Photo: Getty
Show Hide image

It’s time for Labour to reclaim its position as the party of law and order

Cuts have increased crime - and the victims are the poorest.

When the police are cut-back and crime rises as a result, it is deprived communities that suffer most. A recent study by Edinburgh University confirmed that high levels of crime are linked to key indicators of deprivation. Half of the communities with the highest crime rates are found in the top 20 per cent of areas with the highest levels of chronic health problems.

Past research has shown that lone parents and the unemployed are twice as likely to be burgled as the average household, and that the deprived and the unemployed are twice as likely to be victims of violent crime than the average.

The truth is when crime rises and access to justice is curtailed, it is deprived areas and the voiceless who suffer the most.

That’s why under the last Labour government our words on law and order were matched with action and police numbers reached levels no previous Tory government came close to. We introduced tough new penalties to crack down on anti-social behavior. It was a sign of how we knew instinctively that a well-resourced and accountable police force keeps our communities safe.

In the years since we were last in power, what has happened on the law and order front is truly unprecedented. Violent crime has risen, neighbourhood policing has collapsed and the crucial link between communities and police so vital for intelligence to fight terror has shriveled.

As a result, many feel nothing less than under siege in their own communities.

Reducing the police to nothing more than blue lights on the tops of speeding cars who only turn up when the worst has happened, as this Government seeks to do will roll back decades of work to improve community relations and tackle crime.

What’s more, the way the police are funded – through a combination of police grant and council tax precept – means that most deprived areas have fared significantly worse from police cuts over the last seven years. Surrey raises almost half its budget from local council tax and has therefore only seen a 12 per cent cut whilst Nottinghamshire and Sheffield, with our lower council tax bases, have seen real-terms cuts of 17 per cent and 20 per cent.

Undoubtedly this means that the wealthier areas of our country are better equipped to police themselves and protect their residents from crime and anti-social behaviour.

It is the areas that need investment the most that are worst affected by crime and worst protected by Conservative Governments.

And it’s not just crime and policing where the Tories are rolling back decades of progress.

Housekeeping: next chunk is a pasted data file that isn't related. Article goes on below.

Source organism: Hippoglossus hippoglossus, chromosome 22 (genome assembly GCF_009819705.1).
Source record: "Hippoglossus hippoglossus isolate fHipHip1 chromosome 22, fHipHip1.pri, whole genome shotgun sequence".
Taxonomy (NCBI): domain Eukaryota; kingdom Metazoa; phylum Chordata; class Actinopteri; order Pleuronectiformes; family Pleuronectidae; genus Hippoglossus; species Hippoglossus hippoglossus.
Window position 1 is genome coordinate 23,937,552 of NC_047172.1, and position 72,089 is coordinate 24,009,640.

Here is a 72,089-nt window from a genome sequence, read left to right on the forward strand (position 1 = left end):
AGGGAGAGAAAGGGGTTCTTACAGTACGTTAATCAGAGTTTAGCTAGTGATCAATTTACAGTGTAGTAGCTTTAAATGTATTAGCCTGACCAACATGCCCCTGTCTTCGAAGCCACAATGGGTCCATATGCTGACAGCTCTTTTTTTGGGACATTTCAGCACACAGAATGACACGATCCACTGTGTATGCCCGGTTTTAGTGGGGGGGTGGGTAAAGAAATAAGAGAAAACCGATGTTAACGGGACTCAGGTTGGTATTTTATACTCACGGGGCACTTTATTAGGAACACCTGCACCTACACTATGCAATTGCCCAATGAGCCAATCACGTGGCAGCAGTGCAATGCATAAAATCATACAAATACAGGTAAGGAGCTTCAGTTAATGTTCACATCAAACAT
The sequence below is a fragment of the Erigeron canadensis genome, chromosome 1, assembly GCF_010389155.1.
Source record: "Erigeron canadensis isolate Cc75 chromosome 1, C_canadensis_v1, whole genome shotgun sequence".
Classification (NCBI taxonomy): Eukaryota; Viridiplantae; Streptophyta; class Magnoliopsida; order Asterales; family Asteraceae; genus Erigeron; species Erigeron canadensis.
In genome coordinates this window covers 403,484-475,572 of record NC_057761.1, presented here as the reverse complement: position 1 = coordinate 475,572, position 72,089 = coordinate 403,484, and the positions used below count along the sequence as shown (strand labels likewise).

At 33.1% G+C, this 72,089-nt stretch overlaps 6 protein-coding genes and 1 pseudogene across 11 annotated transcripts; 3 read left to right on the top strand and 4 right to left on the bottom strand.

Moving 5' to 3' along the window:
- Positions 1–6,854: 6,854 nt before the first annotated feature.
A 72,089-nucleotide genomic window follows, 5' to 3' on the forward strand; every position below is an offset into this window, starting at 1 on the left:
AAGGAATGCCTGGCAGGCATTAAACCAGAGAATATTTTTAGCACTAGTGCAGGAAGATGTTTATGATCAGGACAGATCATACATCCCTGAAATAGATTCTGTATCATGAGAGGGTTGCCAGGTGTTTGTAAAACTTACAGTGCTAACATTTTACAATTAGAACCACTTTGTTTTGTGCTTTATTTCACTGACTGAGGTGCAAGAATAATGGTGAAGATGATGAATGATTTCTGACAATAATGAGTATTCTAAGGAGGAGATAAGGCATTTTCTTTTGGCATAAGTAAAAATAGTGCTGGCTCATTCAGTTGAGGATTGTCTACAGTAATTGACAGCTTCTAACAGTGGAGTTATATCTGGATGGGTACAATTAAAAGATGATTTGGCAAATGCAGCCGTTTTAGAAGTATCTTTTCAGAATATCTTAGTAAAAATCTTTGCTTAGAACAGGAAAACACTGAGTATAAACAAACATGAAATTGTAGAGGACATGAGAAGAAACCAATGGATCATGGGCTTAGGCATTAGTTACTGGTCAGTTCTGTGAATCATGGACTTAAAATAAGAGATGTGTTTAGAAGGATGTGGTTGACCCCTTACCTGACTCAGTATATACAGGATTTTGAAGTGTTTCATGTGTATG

2018 has already raised serious questions about how we treat victims of crime and the confidence we all have in the justice system. The Worboys case - which saw  a man convicted of multiple serious sexual offences against women approved for release after serving less than 9 years, despite being given an indefinite term in 2009.

The victims in this case have found themselves without a voice, and their interests relegated to an afterthought. It has parallels with access to justice more broadly.

Cuts to legal aid have left the poorest and most vulnerable unable to access the legal representation that is their right.

Take victims of domestic violence – the Government promised to protect their legal aid, but then imposed stringent evidence tests in order to access it. The result has been that the number of applicants for civil legal aid for domestic violence cases has fallen by 20 per cent, whilst the number of victims representing themselves against their abusers in family courts has more than doubled.

Thousands of women are quite literally being forced to decide whether to face their abuser in court or forgo justice and risk the protection of themselves and their children.

If you’ve been a victim of discrimination at work, if you’ve had your benefits wrongly sanctioned and you face losing your home, if you’re fighting a bitter custody battle – the very last thing you have the energy for is to fight a lengthy battle to get legal representation, or worse represent yourself in court. But that’s exactly what the Government’s changes to legal aid have done. If you have the money you can pay for justice, if you don’t you’re forced to represent yourself or give up on justice altogether.

It’s not just legal aid where victims have been left without support by this Government. The Conservatives matched Labour’s promise to introduce a ‘Victims Law’ in 2015, but two years later victims are still waiting for it to be delivered.

And just as policing by consent depends on trust between communities and the police, our justice system relies in public confidence, particularly the confidence of victims, in the justice system to deliver fair sentences.

Labour used community orders because they led to lower re-offending rates and did away with ineffective short-term prison sentences. But under this Government, over half of community orders don’t involve an element of work to payback the community. If communities and victims are to retain confidence in the justice system, justice must be seen to be done.

Under the last Labour government we invested more in our police and criminal justice system than any other country in the OECD and slashed crime rates by over a third. It took a Labour government to pass the Race Relations Act and tough laws on LGBT and disability hate crime. It was Labour who first introduced legal aid to ensure everyone had the right to obtain justice whether rich or poor.

But while our record speaks for itself, in the Labour movement we haven’t always felt comfortable occupying this territory.

As shadow ministers representing South Yorkshire and Nottinghamshire seats, the miners’ strike and accompanying police brutality are forever etched in our communities, our families and our movement’s history.

If you’ve been involved in protests and demonstrations and been subject to police brutality; if you’ve been repeatedly stopped and searched growing up because of the colour of your skin, it’s entirely understandable. But being conscious and critical of failures doesn’t mean we shouldn't also be tough on crime and its causes, or support our criminal justice professionals to do difficult jobs with greater accountability and effectiveness.